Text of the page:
Millions of patients: Substance abuse in China | Addiction Professional Magazine Skip to content Skip to navigation

Millions of patients: Substance abuse in China

March 1, 2007
| Reprints
Few Chinese are receiving the addiction services they need

China will be a major player on the world stage in the 21st century. Business knows well the impact of 1.3 billion customers on the world economy. China is a vast country with 22% of the world's population. But in recent years alcohol use, alcohol-related problems, and drug abuse have grown in China. HIV cases are on the rise. If the current trend continues, substance abuse will prove to have a major impact on this growing nation.

In a crowded marketplace in Gansu province, as the winds whip sand into your eyes, an old man shuffles up politely and asks, “Are you a foreigner?” “Yes, I am,” you admit. He says, “I am from the hills, up there,” and he invites you to travel to the mountains with him. Soon, you're jammed in a car with the old man, driving up rutted paths to the village. It is the home of the Dongxiang people, an ethnic minority descended from Muslim traders who rode the Silk Road. Veiled Muslim girls swarm everywhere. You meet a representative of the local government. They clasp hands and touch their hearts, in the Muslim manner. After small talk about the weather and politics, the conversation turns to business. The 78-year-old councilman says the price is $24 per gram—very cheap, with a 55% purity. “Better than Beijing or New York,” he says. Such is the drug trade in remote China.

China has a long history of drug use, with addicts who filled opium dens. When the Communists took over in 1949, they eradicated drug use in a matter of years. Opium had no place in this new state. But today, as China hurtles into the 21st century, bypassing the 20th, common people are making their own choices again. For some, the biggest lure is the greatest taboo: drugs.

Alcohol use and abuse always have been an integral part of Chinese culture. The West, though, has long held to common myths about substance use and abuse in China. Here are a few of the myths:

  • Myth: Asians do not use or abuse alcohol. Reality: Asian countries, specifically Korea, Japan, and China, have the highest alcohol consumption rates worldwide. The Chinese see alcohol as a representation of happiness and auspiciousness.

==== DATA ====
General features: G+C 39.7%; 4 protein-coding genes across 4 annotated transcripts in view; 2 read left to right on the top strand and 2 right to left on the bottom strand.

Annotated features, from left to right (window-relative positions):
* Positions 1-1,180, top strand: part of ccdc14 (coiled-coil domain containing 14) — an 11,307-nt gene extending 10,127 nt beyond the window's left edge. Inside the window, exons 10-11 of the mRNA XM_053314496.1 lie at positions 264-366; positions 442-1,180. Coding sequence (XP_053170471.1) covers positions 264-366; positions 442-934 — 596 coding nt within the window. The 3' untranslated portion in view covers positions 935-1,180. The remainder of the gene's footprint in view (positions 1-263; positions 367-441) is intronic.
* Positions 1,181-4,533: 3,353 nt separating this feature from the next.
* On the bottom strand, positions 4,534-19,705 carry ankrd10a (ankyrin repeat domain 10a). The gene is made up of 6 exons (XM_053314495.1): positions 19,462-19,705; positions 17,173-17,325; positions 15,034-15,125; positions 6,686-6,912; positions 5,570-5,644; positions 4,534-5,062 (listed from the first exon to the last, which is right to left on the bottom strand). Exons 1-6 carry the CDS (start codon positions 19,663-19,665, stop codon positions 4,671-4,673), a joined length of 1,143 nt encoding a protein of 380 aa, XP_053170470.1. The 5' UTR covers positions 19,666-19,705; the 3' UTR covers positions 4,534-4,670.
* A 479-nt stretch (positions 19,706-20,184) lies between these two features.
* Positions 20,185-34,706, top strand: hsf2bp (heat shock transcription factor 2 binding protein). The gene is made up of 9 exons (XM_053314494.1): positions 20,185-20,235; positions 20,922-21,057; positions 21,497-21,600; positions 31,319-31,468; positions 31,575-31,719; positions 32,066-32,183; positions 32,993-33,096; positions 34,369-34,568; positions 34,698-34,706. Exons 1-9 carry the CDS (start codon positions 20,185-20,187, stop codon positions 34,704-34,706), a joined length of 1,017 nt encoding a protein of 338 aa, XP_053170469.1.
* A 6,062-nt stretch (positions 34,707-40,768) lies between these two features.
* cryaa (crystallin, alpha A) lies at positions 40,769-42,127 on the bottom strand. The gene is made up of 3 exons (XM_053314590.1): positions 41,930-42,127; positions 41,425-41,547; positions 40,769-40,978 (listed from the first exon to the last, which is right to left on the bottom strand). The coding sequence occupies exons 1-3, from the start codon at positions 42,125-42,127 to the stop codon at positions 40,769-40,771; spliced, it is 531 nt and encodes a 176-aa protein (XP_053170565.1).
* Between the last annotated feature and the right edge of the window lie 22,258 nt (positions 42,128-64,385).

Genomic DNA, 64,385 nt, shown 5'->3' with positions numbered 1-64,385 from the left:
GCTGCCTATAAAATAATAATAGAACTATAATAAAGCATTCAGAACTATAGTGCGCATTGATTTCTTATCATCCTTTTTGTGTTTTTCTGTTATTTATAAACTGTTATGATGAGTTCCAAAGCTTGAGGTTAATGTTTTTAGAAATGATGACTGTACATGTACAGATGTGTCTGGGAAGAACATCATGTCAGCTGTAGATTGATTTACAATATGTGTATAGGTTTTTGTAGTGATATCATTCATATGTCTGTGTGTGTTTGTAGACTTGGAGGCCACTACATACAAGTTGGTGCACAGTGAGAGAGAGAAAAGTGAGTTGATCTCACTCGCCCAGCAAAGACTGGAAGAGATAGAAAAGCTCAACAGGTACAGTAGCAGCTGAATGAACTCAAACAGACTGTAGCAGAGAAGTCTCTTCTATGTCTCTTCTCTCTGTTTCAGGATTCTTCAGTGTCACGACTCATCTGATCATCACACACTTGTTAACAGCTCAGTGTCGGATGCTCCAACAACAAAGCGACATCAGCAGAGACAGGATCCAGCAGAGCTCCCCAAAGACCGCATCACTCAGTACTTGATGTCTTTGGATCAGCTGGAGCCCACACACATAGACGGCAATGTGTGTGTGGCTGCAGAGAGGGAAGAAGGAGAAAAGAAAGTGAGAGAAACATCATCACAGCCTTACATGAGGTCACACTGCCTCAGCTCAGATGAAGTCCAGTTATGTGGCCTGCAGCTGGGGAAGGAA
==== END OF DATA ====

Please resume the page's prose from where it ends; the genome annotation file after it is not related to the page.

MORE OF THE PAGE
• Myth: Asians have a heightened “flushing phenomenon,” an internal warning system to alert them to drunkenness. Reality: At professional dinner meetings, heavy alcohol consumption occurs, with the purpose of obtaining an edge in negotiations by getting your customer intoxicated. Drinking is socially accepted and plays a significant part in major events of daily life such as the New Year Festival, weddings, birthday celebrations, etc.

  • Myth: Drug abuse does not exist in Asia. Reality: Although Asian countries have strict penalties for drug abuse, significant drug problems are present. Best estimates state that there are more than 10 million drug abusers in China, especially in southern provinces.

  • Myth: Addiction treatment is available in China. Reality: There are very few beds for addiction treatment nationwide. Most drug abusers are sent to labor camps for extended periods (one to three years), and few if any treatment services are provided at these sites.

  • Myth: Medical personnel in China and Nepal have been trained in addiction treatment. Reality: As in most countries, physicians in these nations receive little or no training in addictions.

  • Myth: Chinese people view addiction as a disease. Reality: As in most nations, substance abuse is seen as “a bad habit” in China, to be overcome by willpower.

Although the West estimates 7 to 12 million drug addicts in China, and although that figure pales in comparison to the United States’ on a per-capita basis, the number of addicts climbs each year. If the trend continues, China could end up having the most addicts per capita of any major economy.

David j. powell, phd

David J. Powell, PhD

More than 80% percent of the nation's drug addicts are under age 35, according to the Chinese government, which keeps meticulous—if questionable—statistics. Until recently, the Chinese Center for Disease Control and Prevention has focused most of its attention on tobacco use, and now seeks epidemiological data on drug and alcohol use and abuse.

In the chic clubs of Shanghai, a city of 20 million, teens now pop candy-colored Ecstasy pills. Many truck drivers use “ice” to stay awake on the ride home. But these days, the most alluring drug in China is a derivative of that ancient curse, opium. More than 70% of the nation's drug addicts use heroin, known in slang as “China White.” Nestled beside the drug kingdoms of Myanmar (Burma) and Afghanistan, China has long been a major transit route for drugs on their way to other parts of Asia and beyond. Half of the heroin from the Golden Triangle now travels through China's southern provinces of Yunnan, Guangxi, and Guangdong before reaching international seaports. Today, a new pattern is emerging: Based on Chinese government estimates, 25% of the heroin entering the country stays in the mainland for use by addicts at home, up from 10% in 2000.

International drug analysts estimate that up to 15% of heroin consumed in China is now homegrown, and that percentage is expected to rise as domestic demand continues to surge.

Alcohol consumption rates

The Chinese consume a wide range of alcoholic beverages, from distilled liquor (about 54% ethanol), to less strong liquor (32 to 44%), wine and yellow rice wine (12 to 18%) and beer (4 to 6%). China is now the second largest beer-producing country in the world. Beer accounts for 73.1% of beverage alcohol sales.